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Thread: Canadian wild frog

  1. #1

    Default Canadian wild frog

    Hi there,
    This is my first post on this forum. I'm quite happy to be there, sharing love for the Frog.
    I am mainly interested in wildlife in freshwater wetlands and I don't have an aquarium/terrarium (yet).

    I came across a frog yesterday. Do you have an idea what species it is?
    You may not be able to tell. At least we share some nice pictures

    More info :
    It has been taken in southern Québec, Canada, 20 miles north of Vermont.
    The picture dates from April 1st, 3 feet from a permanent water pond. The outside temperature was 40F, 90% humidity, at 9pm that day.
    The last chunk of ice disappeared only 2 days ago and freezing temperatures are expected for the days to come.








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  3. #2
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    Default Re: Canadian wild frog

    Wood Frog. They're a type of true frog, but they spend most of their time on land, and interestingly they survive being frozen solid in the winter.

  4. #3
    100+ Post Member Cliygh and Mia 2's Avatar
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    Default Re: Canadian wild frog

    Yes, it is a wood frog, a type of Lithobates (or Rana if the book or article you're reading is old) species. The imformation that Dace gave you is correct, they can survive up to 60% of their body being frozen in winter, but if you keep one, it is not safe to do that, as some do not survive the process

  5. #4

    Default Re: Canadian wild frog

    Thanks a lot Dace, Cliygh and Mia! That is exactly what I hoped for.

    It makes perfect sense. If I understand well, a Wood Frog is:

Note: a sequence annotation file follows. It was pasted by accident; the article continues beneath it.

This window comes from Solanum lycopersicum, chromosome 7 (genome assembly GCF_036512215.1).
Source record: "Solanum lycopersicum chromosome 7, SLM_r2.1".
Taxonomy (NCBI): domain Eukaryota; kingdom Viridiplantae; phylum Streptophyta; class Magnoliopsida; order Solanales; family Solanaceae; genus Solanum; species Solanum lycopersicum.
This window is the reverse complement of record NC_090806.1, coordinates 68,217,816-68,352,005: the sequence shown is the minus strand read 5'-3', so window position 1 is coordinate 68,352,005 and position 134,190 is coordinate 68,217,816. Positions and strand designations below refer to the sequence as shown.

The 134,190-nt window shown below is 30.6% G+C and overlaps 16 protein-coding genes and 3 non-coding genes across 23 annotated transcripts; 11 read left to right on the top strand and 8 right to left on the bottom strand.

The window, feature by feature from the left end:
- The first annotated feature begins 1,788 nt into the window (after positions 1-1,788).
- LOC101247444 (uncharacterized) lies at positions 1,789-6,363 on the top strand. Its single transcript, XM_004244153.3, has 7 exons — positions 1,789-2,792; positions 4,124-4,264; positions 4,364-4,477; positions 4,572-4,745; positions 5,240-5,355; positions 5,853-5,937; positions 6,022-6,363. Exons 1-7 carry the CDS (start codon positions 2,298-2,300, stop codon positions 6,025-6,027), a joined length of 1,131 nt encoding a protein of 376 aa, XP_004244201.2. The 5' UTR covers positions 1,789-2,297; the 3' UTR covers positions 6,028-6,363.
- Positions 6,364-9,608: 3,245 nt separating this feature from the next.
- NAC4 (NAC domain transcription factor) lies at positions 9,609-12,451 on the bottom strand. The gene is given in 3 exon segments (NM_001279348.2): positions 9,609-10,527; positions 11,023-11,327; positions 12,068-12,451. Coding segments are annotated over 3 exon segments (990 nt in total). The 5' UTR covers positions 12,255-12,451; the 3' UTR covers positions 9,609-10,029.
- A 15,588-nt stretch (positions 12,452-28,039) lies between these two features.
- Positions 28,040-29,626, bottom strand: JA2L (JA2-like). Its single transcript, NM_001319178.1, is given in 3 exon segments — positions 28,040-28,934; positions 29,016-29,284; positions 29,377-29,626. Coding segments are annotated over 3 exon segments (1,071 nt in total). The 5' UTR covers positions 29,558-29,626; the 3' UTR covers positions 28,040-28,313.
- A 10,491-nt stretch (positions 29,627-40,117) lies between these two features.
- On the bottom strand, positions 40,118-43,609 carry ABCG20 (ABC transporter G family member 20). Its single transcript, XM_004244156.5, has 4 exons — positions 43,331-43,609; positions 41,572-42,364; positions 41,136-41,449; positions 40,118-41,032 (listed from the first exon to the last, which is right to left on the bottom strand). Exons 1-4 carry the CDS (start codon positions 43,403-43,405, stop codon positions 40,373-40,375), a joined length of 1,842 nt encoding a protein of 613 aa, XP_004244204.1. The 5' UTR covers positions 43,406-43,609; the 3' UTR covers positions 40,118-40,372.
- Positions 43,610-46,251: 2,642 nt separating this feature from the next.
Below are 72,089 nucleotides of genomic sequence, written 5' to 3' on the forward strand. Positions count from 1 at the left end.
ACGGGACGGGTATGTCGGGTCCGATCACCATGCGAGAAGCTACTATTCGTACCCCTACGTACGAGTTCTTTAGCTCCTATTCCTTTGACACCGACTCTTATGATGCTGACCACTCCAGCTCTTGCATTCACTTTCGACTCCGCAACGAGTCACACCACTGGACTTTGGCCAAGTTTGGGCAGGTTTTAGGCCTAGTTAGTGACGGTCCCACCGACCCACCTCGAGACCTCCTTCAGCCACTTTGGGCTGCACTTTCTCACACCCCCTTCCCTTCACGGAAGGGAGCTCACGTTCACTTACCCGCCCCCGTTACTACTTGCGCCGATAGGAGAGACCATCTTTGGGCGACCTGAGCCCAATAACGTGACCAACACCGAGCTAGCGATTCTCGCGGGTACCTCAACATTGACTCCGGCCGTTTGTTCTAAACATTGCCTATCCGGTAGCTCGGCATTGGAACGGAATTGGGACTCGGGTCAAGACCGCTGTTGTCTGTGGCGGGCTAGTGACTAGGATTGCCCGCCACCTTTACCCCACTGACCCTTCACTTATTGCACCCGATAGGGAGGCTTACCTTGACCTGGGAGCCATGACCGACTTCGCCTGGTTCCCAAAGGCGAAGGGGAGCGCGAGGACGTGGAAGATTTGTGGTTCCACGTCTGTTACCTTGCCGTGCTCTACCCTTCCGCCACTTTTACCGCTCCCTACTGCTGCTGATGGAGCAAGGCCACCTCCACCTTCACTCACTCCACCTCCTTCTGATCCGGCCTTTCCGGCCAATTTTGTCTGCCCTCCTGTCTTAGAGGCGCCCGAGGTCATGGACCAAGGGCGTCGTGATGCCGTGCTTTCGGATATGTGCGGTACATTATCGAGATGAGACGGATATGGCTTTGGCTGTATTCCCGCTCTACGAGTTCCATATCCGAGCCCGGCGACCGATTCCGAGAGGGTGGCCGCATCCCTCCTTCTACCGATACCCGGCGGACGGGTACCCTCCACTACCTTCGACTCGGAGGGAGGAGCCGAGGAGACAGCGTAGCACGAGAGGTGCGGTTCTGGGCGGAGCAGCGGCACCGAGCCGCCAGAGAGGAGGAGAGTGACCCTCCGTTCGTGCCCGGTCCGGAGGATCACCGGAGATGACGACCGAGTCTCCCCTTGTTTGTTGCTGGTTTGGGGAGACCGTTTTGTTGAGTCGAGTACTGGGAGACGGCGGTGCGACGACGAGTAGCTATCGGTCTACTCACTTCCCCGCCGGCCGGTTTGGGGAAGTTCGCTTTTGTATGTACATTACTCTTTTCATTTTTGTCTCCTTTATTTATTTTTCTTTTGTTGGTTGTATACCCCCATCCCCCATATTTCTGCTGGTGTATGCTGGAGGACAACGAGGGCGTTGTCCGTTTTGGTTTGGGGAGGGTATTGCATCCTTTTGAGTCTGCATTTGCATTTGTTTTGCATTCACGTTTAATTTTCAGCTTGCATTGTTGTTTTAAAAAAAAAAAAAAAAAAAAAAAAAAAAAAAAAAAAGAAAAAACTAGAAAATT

• cold resistant (part of the body can be frozen)
    • common in southern Québec
    • migrates in early spring (one of the first to emerge)
    • likes to walk out of the pond

    https://en.wikipedia.org/wiki/Wood_frog

    I am quite impressed by his abilities. It sounds like a SuperFrog to me.


    Cliygh, be reassured. I let him outside in his home (the pond picture below) with no plan of keeping one. And as you say, an attempt to raise some in captivity will likely be a failure. He is far more happy here

  6. #5

    Default Re: Canadian wild frog

    These guys are a fond childhood memory of mine. They are common here in southern Ontario. You can always tell when the weather is returning because these guys are the first to sing. I've always known them as Banded wood frogs.

    Sent from my SM-G900W8 using Tapatalk

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    100+ Post Member 123nave's Avatar
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    Default Re: Canadian wild frog

    I know someone who froze a wood frog as a science project with liquid nitrogen, then un froze the frog and it was still alive. I still think it was cruel to the poor frog, though.

    Sent from my SM-T110 using Tapatalk
    Evan I.F.S.

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